In April, 73 A.D., the Roman legions ended the two-year siege of Masada by storming the mountaintop fortress, only to find that the 1,000 men, women and children, led by the forceful Eleazar ben Jair, had committed mass suicide.
David Koresh chose to imitate his Zealot predecessor, driven by his conviction that the end of history was imminent and that God was about to establish his 1,000-year reign on Earth. Millenial behavior increased around the year 1000, and we are seeing more of it as the year 2000 approaches.
The behavior of the Jewish Zealots and the Waco Davidians is not logical, but mythological, and we cannot understand it by calling Koresh a "con man" and treating his beliefs as nonsense. Con men do not immolate themselves. His beliefs were familiar biblical prophecies; unlike us, he interpreted them as current history.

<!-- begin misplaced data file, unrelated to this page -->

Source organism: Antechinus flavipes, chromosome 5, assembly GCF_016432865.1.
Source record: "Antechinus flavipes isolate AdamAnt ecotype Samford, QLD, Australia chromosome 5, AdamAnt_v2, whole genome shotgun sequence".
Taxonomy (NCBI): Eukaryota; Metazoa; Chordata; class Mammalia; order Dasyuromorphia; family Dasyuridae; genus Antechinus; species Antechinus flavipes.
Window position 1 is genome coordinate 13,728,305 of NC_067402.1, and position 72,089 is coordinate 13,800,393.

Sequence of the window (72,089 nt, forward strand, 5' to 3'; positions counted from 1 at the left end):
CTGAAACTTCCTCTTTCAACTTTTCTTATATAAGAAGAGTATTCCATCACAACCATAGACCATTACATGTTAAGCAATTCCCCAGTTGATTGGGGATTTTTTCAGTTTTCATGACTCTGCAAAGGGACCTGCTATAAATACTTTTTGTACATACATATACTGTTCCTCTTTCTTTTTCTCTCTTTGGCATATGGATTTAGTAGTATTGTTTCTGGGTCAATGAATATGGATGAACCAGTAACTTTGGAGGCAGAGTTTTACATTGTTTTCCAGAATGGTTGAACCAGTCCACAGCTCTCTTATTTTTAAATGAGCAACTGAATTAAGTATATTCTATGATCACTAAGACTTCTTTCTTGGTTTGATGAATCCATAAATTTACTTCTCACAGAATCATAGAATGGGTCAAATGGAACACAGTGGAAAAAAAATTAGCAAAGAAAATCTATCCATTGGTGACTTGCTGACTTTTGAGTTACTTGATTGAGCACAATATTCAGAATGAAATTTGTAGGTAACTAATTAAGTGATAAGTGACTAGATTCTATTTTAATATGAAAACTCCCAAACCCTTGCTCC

We cannot discourse with a David Koresh in the same manner as we would negotiate with a felon. Even though mythological behavior is non-rational, it is characterized by patterns, and one can predict outcomes. To minimize loss of life in the future, instead of treating cult behavior as criminal, we should treat cults as small theocracies that obey different laws and authority.